From The Quarterly, Summer 2011
Bipolar disorder is characterized by cycles of mania and depression. Although the manic state is more dramatic, the depressed state is experienced three times more frequently. A number of medications and modalities are used in the treatment of bipolar depression with varying rates of effectiveness. At present, there is no test to predict which treatment will work best for an individual patient, an area of intense interest to bipolar disorder clinicians and researchers like Dr. Altshuler, and to researchers in virtually all areas of mental illness.
Lithium, which has been in long use for treating mania, has been shown to be effective in treating bipolar depression as well as to greatly reduce suicide, a very great risk among people with bipolar disorder. The anticonvulsant drugs lamotrigine (Lamictal) and valproate are used with lithium as mood stabilizers, but evidence points to possible effectiveness of lamotrigine alone as a treatment option.
Agents that are moderately effective for both depression and mania are the antipsychotic quetiapine (Seroquil), and a medication sold under the trade name Synbyax that combines the antipsychotic olanzapine (Zyprexa) with the antidepressant fluoxetine (Prozac), the antipsychotic Aripiprazole (Abilify), also provides good mood stabilization when combined with an antidepressant.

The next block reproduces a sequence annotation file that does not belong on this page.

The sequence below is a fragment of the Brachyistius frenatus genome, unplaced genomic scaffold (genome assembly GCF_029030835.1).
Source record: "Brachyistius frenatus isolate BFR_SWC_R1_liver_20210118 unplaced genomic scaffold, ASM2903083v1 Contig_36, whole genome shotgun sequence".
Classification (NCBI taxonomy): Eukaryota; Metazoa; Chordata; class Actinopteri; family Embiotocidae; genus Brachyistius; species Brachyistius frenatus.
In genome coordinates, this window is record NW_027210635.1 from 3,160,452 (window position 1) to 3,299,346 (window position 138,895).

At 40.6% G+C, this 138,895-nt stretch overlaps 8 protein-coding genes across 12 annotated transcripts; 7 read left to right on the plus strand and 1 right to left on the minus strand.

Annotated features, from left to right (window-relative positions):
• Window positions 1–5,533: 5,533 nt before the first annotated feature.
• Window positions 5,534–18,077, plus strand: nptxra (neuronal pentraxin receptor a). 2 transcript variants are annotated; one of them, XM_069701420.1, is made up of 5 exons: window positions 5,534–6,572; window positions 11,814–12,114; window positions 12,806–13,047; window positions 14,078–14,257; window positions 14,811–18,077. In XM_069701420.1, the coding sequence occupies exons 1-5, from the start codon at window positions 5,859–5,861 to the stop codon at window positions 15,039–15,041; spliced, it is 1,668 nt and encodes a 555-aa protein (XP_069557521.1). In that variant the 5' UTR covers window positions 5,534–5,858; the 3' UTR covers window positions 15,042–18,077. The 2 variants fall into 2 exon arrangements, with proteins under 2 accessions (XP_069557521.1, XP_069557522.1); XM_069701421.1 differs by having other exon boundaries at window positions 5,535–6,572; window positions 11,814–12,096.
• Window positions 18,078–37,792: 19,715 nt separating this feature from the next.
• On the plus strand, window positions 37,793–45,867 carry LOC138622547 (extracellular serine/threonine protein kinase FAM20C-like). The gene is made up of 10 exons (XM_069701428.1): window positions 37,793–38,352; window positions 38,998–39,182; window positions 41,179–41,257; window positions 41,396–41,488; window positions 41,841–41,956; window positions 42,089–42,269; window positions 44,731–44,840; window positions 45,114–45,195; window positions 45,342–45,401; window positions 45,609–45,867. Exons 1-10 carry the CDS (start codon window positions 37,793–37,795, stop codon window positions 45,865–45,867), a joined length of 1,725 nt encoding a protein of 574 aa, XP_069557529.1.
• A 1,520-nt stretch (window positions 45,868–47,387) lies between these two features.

Some research has shown that antidepressants can help bipolar disorder depression on their own or in combination with a sub-therapeutic level of lithium. A recent study found that bipolar patients on an antidepressant combined with pramipexole, a drug used for Parkinson’s disease, showed improvement, but the study sample was too small to be definitive. There is some evidence of effectiveness for the B vitamin folate as an adjunct to an antidepressant. Oral folate does not cross the blood-brain barrier, but a newer folate formulation, sold under the trade name Deplin, does enter the brain and aids in the synthesis of neurotransmitters involved in mood.
Among other options that have shown some promise is modafinil (Provigil), a drug developed to treat daytime sleepiness. Light therapy can help, and some reports support the use of omega-3 fatty acids. Brain stimulation techniques have been introduced in recent years for relieving unipolar depression that does not respond to antidepressant medication. One form, repetitive transcranial magnetic stimulation (rTMS), in which magnetic current stimulates a target area of the brain, is safe and noninvasive and appears to be effective for some patients for treating bipolar disorder depression.